top of page

The Truth about Horse Slaughter in Canada

Gary Yaghdjian, Vice-President, Ontario Equestrian Federation

- as adapted by Mae Smith, SK Horse Federation

As part of an educational and fact-finding mission, members of the Horse Welfare Alliance of Canada, visited the Natural Valley Farms equine processing plant in Saskatchewan to observe conditions, protocols and procedures at that facility.

With animal activist horse groups intensifying their efforts in Canada, the Saskatchewan Horse Federation and Ontario Equestrian Federation are networking with their sister federations and provincial Farm Animal Councils in the formation of the Horse Welfare Alliance of Canada (HWAC). The Alliance marks the coming together of these associations, and is supported by the Canadian Food Inspection Agency (CFIA), all of whom endorse the responsible use and care of horses up to and including their death, ensuring a high standard of health and welfare of the horse is maintained throughout their lives. The Horse Welfare Alliance provides a strong voice across Canada in support of the values and ethics relating to horse ownership and the use of horses.

On the bus ride out from Regina to the plant, Dr. Anne Allen (D.V.M.), the Acting Senior Staff Veterinarian, Equine Slaughter for the CFIA gave us the background information regarding the regulatory bodies and the legislation that governs all slaughter facilities in Canada. She further enlightened us on the Humane Equine Handling Manual that was created by and implemented at this plant. The purpose of the Manual is to ensure that all horses are handled with respect and dignity by trained and qualified staff in order to ensure minimal stress to the horses throughout the process. There are procedures designed specifically for the handling of the horse at each and every phase of the plant’s activities. Any person handling the horse at a specified area must be trained and qualified to work with the horses in that area.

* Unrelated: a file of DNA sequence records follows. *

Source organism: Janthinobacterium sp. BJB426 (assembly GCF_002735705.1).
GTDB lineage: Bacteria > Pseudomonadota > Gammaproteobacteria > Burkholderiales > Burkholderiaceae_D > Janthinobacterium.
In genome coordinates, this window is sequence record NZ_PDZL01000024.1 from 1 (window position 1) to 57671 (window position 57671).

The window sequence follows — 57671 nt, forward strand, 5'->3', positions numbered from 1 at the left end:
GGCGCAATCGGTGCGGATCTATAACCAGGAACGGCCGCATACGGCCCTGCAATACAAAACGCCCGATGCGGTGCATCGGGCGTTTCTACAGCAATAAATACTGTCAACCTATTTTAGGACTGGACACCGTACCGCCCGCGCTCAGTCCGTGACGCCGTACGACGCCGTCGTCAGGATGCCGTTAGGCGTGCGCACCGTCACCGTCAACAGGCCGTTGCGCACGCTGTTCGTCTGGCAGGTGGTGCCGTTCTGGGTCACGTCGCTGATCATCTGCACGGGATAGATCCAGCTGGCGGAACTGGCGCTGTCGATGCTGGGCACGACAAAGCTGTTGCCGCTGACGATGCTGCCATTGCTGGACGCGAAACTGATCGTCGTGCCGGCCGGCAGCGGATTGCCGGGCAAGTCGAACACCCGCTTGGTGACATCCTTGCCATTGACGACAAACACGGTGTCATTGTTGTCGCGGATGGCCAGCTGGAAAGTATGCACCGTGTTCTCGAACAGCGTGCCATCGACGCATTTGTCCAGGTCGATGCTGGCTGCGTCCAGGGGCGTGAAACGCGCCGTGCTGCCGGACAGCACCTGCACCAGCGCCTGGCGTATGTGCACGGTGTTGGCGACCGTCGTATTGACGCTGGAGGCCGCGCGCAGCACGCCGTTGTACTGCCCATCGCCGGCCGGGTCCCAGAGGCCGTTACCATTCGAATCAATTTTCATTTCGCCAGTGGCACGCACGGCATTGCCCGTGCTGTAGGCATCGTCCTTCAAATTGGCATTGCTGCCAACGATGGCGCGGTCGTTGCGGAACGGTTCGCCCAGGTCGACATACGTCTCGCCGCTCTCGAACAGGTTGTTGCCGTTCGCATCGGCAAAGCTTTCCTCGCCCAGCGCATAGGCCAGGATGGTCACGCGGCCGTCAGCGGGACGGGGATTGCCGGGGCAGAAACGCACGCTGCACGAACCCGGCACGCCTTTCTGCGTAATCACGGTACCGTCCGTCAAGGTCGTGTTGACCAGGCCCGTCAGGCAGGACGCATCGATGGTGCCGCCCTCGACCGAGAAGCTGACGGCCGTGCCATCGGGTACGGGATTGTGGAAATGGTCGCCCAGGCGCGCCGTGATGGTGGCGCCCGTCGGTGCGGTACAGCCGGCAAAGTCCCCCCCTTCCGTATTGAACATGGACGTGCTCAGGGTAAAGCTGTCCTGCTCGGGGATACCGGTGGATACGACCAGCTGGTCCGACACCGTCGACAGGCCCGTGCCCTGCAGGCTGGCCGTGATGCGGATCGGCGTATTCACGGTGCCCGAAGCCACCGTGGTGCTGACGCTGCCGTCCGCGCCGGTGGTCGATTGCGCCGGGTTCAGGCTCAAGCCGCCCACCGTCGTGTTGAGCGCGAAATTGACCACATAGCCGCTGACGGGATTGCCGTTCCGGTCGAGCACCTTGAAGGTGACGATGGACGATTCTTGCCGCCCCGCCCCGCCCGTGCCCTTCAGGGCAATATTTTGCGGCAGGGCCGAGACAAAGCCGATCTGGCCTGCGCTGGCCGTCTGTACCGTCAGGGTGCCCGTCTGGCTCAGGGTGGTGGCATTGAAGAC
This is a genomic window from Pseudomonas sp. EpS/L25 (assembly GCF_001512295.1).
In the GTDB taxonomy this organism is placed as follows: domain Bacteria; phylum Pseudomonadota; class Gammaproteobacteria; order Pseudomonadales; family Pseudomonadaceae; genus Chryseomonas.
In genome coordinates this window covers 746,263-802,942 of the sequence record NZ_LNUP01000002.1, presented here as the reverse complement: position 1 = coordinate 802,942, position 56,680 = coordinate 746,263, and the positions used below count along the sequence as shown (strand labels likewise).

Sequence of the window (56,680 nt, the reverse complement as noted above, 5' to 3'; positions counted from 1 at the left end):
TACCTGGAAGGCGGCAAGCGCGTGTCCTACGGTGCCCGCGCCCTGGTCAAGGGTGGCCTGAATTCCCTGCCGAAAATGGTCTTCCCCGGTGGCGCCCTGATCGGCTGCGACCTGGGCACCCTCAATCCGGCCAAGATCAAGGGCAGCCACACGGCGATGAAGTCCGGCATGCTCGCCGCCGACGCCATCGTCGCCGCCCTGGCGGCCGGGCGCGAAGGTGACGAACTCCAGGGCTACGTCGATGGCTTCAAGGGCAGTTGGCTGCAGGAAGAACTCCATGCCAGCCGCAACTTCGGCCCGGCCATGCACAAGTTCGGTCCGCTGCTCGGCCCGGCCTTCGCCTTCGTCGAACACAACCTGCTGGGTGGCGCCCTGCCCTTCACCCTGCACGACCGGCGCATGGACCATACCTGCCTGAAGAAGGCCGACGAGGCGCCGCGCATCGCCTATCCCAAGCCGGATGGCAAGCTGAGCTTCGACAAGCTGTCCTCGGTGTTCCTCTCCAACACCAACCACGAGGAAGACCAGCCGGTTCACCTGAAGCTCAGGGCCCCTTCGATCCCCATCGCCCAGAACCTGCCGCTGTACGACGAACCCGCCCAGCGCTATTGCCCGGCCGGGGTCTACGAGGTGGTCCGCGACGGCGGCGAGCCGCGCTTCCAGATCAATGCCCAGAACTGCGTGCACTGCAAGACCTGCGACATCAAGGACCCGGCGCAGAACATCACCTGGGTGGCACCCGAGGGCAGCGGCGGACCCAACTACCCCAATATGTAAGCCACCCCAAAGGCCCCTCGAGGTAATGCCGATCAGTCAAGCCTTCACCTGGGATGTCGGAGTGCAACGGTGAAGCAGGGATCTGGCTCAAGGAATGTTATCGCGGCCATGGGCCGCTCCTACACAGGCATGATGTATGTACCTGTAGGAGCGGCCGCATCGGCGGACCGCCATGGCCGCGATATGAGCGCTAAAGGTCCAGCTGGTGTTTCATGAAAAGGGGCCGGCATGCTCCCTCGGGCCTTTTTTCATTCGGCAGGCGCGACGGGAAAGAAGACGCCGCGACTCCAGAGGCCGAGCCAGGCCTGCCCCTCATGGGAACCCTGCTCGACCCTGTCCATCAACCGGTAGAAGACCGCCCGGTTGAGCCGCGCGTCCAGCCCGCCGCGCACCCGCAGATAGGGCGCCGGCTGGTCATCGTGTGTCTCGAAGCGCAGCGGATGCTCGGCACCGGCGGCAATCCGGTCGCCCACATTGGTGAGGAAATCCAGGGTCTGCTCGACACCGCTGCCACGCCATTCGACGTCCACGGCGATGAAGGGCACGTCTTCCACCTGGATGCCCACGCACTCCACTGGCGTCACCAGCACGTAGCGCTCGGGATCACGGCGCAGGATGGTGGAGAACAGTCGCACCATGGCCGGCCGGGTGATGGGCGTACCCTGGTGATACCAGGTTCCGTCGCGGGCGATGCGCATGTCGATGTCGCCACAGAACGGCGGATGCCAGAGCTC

As its name implies, Natural Valley Farms is nestled in one corner of the vast Saskatchewan prairies in the beautiful and legendary Qu’Appelle Valley. Its mostly white buildings are clearly visible from a distance. Upon arrival, we were greeted by the General Manager of the facility, who was accompanied by the head staff and the CFIA on-site veterinarian. Mr. Piller informed us about the procedures that are implemented at the facility, from the arrival of horses to the plant, to the sorting, and then to their death and processing into the food chain.